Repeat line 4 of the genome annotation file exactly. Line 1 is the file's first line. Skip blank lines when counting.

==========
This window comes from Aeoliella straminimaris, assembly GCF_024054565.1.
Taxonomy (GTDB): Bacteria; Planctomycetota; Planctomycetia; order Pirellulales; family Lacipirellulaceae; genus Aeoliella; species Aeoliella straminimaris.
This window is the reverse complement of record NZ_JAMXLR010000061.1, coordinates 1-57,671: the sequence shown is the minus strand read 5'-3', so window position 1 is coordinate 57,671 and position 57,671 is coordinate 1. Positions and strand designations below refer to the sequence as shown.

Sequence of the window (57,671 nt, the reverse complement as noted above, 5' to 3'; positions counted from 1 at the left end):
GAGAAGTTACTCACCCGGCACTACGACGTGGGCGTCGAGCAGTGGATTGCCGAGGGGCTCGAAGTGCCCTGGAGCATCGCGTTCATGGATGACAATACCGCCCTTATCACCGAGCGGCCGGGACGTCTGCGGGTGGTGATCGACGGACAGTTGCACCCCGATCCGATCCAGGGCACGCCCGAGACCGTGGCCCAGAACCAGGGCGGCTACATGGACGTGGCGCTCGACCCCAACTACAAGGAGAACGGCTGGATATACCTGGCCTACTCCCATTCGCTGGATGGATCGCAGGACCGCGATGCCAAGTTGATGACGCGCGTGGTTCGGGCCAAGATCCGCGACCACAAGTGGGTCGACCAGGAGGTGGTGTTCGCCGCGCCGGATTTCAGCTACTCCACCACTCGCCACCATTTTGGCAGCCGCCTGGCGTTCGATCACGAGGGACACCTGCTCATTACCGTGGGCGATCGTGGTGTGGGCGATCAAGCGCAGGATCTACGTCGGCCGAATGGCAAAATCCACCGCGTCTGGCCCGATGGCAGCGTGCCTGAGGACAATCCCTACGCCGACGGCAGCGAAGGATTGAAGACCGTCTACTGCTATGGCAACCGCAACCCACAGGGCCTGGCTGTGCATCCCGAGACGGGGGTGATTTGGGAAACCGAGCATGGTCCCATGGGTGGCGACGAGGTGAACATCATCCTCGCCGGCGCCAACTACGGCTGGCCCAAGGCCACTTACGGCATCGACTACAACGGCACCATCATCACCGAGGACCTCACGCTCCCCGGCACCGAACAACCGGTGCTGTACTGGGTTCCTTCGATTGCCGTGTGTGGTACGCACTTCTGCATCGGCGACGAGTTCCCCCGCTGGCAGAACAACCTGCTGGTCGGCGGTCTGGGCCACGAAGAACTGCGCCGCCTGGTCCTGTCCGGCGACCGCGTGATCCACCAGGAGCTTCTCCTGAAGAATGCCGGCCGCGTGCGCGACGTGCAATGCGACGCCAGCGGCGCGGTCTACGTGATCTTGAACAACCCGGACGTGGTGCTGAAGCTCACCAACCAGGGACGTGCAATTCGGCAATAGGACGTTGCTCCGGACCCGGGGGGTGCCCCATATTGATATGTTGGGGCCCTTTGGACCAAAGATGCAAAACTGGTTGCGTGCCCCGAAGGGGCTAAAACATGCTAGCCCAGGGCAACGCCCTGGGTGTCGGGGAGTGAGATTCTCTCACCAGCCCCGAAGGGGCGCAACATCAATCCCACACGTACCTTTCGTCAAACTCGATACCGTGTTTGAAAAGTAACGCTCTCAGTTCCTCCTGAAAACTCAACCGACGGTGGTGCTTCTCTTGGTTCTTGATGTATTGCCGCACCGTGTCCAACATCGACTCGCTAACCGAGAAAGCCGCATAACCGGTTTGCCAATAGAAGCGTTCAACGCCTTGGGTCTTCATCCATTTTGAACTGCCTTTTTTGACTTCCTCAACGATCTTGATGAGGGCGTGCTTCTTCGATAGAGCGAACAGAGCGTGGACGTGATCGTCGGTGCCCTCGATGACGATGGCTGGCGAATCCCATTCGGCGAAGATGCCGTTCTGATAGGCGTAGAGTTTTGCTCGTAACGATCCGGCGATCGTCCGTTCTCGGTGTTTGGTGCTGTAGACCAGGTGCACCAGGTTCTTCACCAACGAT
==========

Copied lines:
Sequence of the window (57,671 nt, the reverse complement as noted above, 5' to 3'; positions counted from 1 at the left end):